Victor Schlich, 84
PASSAGES: Each day the newsroom selects one obituary and seeks to learn more about the life of a person who has lived and worked in Maine. We look for a person who has made a mark on the community or the person's family and circle of friends in lasting ways.
Published on July
6, 2004 Page: B9
© 2004- Blethen Maine Newspapers, Inc.
by Josie Huang staff writer
No one expected an aspiring reporter from New York City to correctly spell the name of a small Maine town.
So when Victor Schlich got "Millinocket" right during a 1947 tryout at the Portland Press Herald, it was impressive enough to land him a reporting gig.
It was a turning point in Mr. Schlich's life. He had studied to be a civil engineer like his German immigrant father, and served as one during World War II. Finally, he could follow his true passion.
"He had a way with words," said his wife, Madeline. "Sometimes he said it was easier to write than to talk."
Mr. Schlich, who went on to a lengthy journalism career in Maine, died unexpectedly July 4, 2004. He was 84.
Reporting brought Mr. Schlich out of his shell. An only child, he was shy and serious-minded, spending much of his youth reading and working in libraries, shelving books.
Madeline Kimbell, an outgoing young woman he met in a youth church group in 1938, seemed to be the opposite. After numerous attempts to ask her out failed, he saved up enough money to take her to Radio City Music Hall in 1940.
More dates followed, but then World War II broke out. Mr. Schlich, who had served in Panama during part of 1940 and 1941 as a member of the Naval Reserve, re-enlisted in 1942 and served in both the Atlantic and Pacific theaters. He and Madeline continued to correspond, and on his 20-day leave in 1944, they married.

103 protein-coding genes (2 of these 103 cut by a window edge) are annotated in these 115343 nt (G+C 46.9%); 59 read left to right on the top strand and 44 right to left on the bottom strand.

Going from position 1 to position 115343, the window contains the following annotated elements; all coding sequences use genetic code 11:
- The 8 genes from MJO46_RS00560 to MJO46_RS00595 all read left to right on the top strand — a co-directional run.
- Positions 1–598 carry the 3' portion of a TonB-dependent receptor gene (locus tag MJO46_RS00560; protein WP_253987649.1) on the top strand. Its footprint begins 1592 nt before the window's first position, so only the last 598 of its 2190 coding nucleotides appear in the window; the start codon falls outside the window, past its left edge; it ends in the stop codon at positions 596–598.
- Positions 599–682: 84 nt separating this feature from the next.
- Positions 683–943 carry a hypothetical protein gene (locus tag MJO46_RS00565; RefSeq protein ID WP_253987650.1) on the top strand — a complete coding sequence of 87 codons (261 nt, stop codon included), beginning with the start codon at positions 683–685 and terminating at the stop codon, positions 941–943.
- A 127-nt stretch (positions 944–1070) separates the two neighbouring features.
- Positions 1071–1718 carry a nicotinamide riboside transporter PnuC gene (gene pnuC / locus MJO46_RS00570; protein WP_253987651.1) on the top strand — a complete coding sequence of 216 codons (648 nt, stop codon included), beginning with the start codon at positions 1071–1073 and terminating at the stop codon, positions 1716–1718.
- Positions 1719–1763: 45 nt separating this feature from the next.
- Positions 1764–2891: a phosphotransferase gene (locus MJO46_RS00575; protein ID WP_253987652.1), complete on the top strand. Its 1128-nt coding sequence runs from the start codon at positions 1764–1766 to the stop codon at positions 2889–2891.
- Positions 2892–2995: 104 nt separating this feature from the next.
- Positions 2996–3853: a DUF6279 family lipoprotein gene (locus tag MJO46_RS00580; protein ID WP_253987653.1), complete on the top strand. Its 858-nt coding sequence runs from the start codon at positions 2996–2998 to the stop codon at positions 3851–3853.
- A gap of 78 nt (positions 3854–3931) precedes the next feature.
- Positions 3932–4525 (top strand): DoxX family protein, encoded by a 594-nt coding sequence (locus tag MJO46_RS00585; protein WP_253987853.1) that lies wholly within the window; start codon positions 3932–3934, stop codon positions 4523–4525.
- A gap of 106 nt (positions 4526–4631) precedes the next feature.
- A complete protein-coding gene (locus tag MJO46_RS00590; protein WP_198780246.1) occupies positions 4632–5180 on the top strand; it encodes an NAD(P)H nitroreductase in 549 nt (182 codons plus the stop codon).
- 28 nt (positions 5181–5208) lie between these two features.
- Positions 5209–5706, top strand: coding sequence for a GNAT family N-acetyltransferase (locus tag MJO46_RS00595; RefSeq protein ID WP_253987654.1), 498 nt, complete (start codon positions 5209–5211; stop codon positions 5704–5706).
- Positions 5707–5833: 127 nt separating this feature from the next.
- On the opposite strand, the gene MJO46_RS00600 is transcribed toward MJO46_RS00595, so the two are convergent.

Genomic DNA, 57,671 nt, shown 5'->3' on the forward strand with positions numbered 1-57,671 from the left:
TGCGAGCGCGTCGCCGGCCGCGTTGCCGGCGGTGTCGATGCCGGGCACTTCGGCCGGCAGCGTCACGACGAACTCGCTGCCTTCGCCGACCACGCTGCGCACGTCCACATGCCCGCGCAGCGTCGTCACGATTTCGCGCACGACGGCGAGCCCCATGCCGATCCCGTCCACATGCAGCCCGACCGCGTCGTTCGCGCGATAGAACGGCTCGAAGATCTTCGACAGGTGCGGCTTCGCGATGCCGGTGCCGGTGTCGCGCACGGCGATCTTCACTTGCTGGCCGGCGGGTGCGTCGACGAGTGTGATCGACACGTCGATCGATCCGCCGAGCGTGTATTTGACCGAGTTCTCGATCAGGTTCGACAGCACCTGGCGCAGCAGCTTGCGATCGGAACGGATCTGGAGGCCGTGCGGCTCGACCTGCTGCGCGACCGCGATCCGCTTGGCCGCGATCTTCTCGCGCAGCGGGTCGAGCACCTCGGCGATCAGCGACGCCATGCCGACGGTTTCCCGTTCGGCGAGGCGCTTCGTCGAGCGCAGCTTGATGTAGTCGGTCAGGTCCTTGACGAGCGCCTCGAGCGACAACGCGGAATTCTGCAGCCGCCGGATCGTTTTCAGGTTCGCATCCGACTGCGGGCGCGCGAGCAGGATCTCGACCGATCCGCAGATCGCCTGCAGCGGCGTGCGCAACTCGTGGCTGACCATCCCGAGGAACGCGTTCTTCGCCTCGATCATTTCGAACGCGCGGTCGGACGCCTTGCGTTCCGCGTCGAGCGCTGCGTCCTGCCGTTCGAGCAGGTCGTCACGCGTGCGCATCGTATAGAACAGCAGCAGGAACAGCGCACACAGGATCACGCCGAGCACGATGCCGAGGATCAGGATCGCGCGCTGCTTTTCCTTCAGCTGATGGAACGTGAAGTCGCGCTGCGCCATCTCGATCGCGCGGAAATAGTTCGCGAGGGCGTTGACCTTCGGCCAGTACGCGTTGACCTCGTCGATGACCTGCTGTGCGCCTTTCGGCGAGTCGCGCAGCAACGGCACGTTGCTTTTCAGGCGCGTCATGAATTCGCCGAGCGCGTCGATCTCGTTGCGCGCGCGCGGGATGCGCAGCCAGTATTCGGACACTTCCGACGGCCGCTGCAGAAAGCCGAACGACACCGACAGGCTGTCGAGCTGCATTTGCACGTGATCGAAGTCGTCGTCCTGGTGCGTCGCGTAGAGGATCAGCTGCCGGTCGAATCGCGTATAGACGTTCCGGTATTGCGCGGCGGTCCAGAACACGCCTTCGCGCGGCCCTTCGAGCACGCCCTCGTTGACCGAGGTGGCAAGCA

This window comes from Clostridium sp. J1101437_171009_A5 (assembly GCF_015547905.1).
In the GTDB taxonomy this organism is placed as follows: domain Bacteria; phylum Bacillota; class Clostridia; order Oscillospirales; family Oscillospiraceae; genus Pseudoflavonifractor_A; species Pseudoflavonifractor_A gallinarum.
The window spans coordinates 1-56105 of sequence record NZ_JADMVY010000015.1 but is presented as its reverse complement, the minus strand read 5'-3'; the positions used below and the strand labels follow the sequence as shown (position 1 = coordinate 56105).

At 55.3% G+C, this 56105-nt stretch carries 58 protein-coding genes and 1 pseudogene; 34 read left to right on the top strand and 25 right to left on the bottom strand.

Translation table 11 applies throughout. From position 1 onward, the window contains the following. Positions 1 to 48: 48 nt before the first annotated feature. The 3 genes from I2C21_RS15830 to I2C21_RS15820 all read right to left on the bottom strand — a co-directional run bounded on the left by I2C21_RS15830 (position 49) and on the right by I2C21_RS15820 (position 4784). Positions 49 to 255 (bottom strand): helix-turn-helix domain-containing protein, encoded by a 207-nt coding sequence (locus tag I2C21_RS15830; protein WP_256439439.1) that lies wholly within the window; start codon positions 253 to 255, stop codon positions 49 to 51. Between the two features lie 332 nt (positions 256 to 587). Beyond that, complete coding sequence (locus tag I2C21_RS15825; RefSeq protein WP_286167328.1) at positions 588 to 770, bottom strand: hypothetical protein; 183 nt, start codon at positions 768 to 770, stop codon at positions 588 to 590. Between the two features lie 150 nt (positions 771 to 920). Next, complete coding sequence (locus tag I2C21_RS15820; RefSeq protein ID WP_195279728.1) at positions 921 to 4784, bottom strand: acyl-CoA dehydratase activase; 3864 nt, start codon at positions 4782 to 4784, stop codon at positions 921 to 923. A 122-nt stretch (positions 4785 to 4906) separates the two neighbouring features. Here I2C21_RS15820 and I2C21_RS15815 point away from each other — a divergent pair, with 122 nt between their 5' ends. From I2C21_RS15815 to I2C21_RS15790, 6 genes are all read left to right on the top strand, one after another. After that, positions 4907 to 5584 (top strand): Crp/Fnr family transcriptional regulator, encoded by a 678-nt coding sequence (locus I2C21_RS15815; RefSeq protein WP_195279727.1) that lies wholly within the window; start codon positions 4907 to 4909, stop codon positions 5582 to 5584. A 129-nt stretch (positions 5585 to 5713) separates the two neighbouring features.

On a trip to Portland after the war, his brother-in-law - a newspaper copy editor - encouraged him to stop off at the Portland Press Herald to try out for a position.
Once he got the job covering Greater Portland schools, he and his wife moved to Maine, and never left. They raised their daughter, Nancy, and son, Stephen, in South Portland, where they instilled in them a work ethic and accountability.
After more than six years at the newspaper, Mr. Schlich tried his hand at anchoring and writing for the evening news program at Maine's first television station, WPMT-TV.
When the station folded after NBC and CBS entered the Maine market, Mr. Schlich became a free-lance writer. For 14 years in between, he headed a Portland advertising agency, Adventures, Inc.
He retired in
1970, and spent much of his time working with AARP, borrowing mystery novels
from the library and taking adult education courses around the country with
his wife through the Elderhostel program. He also followed the Boston Red Sox
religiously after his childhood team, the Brooklyn Dodgers, moved to Los Angeles